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City Leaders' Alarms Ring Louder for LAPD

A new policy of ignoring unverified calls doesn't apply to elected officials and a few others.

January 31, 2003|Matea Gold | Times Staff Writer

Despite a new Los Angeles Police Department policy that will end police responses to unverified burglar alarms, the city's elected officials still will receive priority responses when alarms go off at their homes and offices, even if there is no confirmation that someone is breaking in.

The 15 City Council members, City Controller Laura Chick, City Atty. Rocky Delgadillo and Mayor James K. Hahn -- along with schools, city buildings and firearms dealers -- will be exempt from the new policy, which is expected to take effect at the end of March.

The officials need more security to protect them from people who might target them because of the high-profile nature of their jobs, police officials said.

"Because they're the most visible representatives of city government, they should have the benefit of some security system in their homes and offices," said Lt. Debra Kirk of the Police Commission's investigations division, which is responsible for enforcing the alarm policy.

Chief William J. Bratton has championed the new alarm response policy as a way to free up more police patrols, which spend 15% of their time responding to alarms. Last year, 92% of the city's 121,000 alarms were false.

After being flooded with complaints from homeowners and alarm companies, the council decided to review the policy change this week, but failed to muster enough votes to veto it.

There is evidence, meanwhile, that the city is part of the false alarm problem. Three field offices of Councilwoman Janice Hahn, who led the charge to overturn the LAPD's new policy, had 47 false alarms in the last 18 months, Hahn said. At her Watts office alone, the alarm mistakenly went off 23 times between July 2001 and December 2002.

"Before I knew about this, I felt the answer was to go after our chronic offenders," Hahn said. "It may turn out that one of the chronic offenders is the city itself."

Joe Gunn, executive director of the Police Commission, said that only 3% of the 112,000 false alarms in the city last year were at locations exempted from the alarm policy.

This week the commission, on Bratton's instruction, denied a Times request under the California Public Records Act for information about the number of false alarms at the homes and offices of all the city officials, citing privacy and security concerns.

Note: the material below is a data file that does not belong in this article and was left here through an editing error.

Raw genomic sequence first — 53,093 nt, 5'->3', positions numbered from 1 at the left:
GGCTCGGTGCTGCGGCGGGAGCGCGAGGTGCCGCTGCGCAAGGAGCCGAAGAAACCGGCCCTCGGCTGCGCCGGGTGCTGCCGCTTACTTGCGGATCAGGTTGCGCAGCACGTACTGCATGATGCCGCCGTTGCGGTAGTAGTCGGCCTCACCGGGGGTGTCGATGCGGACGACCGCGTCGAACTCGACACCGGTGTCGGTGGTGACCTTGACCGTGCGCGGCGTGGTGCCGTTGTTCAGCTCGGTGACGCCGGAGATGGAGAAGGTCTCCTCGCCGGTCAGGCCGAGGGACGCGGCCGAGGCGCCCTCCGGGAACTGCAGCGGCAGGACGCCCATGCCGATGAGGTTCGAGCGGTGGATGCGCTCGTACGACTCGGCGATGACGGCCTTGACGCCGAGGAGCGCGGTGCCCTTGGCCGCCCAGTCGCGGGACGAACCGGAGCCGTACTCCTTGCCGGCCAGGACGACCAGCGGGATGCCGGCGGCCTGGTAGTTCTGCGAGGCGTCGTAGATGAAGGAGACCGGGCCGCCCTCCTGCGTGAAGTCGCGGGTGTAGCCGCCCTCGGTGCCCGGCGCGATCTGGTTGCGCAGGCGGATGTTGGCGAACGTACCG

"This is a decision the chief of police made, and he is charged with the security of the public officials," said Gunn.

Unlike other Los Angeles residents, who are fined $95 after a first false alarm, city officials do not have to pay false-alarm fees or the annual alarm permit fee.

Because the city is not supposed to send false-alarm fine notices to exempt locations, Hahn said she did not know about the recurring problems at her offices, which she said she learned of only this month after requesting the information from the Police Commission.

"It's insane for our police officers to respond to a false alarm 23 times in a city building," she said. "At what point was somebody going to be notified?"

Lt. Horace Frank, a spokesman for the LAPD, referred all questions about the matter to the city attorney's office.

Assistant City Atty. Mark Burton, whom the Police Commission consulted about whether to release the information, said he advised the LAPD to release the records unless Bratton thought they would create a security problem for public officials. "The call on this one was the chief's call," Burton said.

The state public records law allows officials to withhold information if there is a greater public interest in keeping that information private. However, James Ewert, legal counsel for the California Newspaper Publishers Assn., said he does not believe releasing data about the number of false alarms at the homes and offices of city officials would violate their privacy or threaten their security.

The information is especially relevant considering the debate about the new alarm policy, and questions about whether the city is contributing to the problem of false alarms, Ewert said.

"Because there's the potential that city officials are receiving preferred treatment over the general public, and without information to eliminate that possibility, I think the public is naturally going to be suspicious" if the information is not released, Ewert said.

Under the exemption, which existed before the new alarm response policy, the homes and offices of city officials are wired with alarms that ring directly to the Police Department. Those alarms receive a Code 2 -- urgent -- response.

The average police response to burglar alarms at the homes and businesses of the general public, meanwhile, takes about 45 minutes. Under the new policy, LAPD officials said, they will respond to verified alarms within 10 minutes.

Wilmington resident Lucia Moreno-Linares, manager of a local credit union, said it is not fair that she and other businesspeople will not get the same police response as elected officials.

"That just looks funny: You have protection, and we don't," Moreno-Linares said. "I think we as citizens should have the same right, and we should be able to count on the same service. We should find a way where we could all have access to the police when we all need them."

Councilwoman Hahn's field offices are all in buildings that house other city offices. In fact, her Watts office, which had the most false alarms, is in a building with a police substation.

Some bills for false alarms were mistakenly sent to her field offices, Hahn conceded, but were disregarded by the office staff because they knew they did not have to pay them.

"Everyone has to be more accountable on this," she said.

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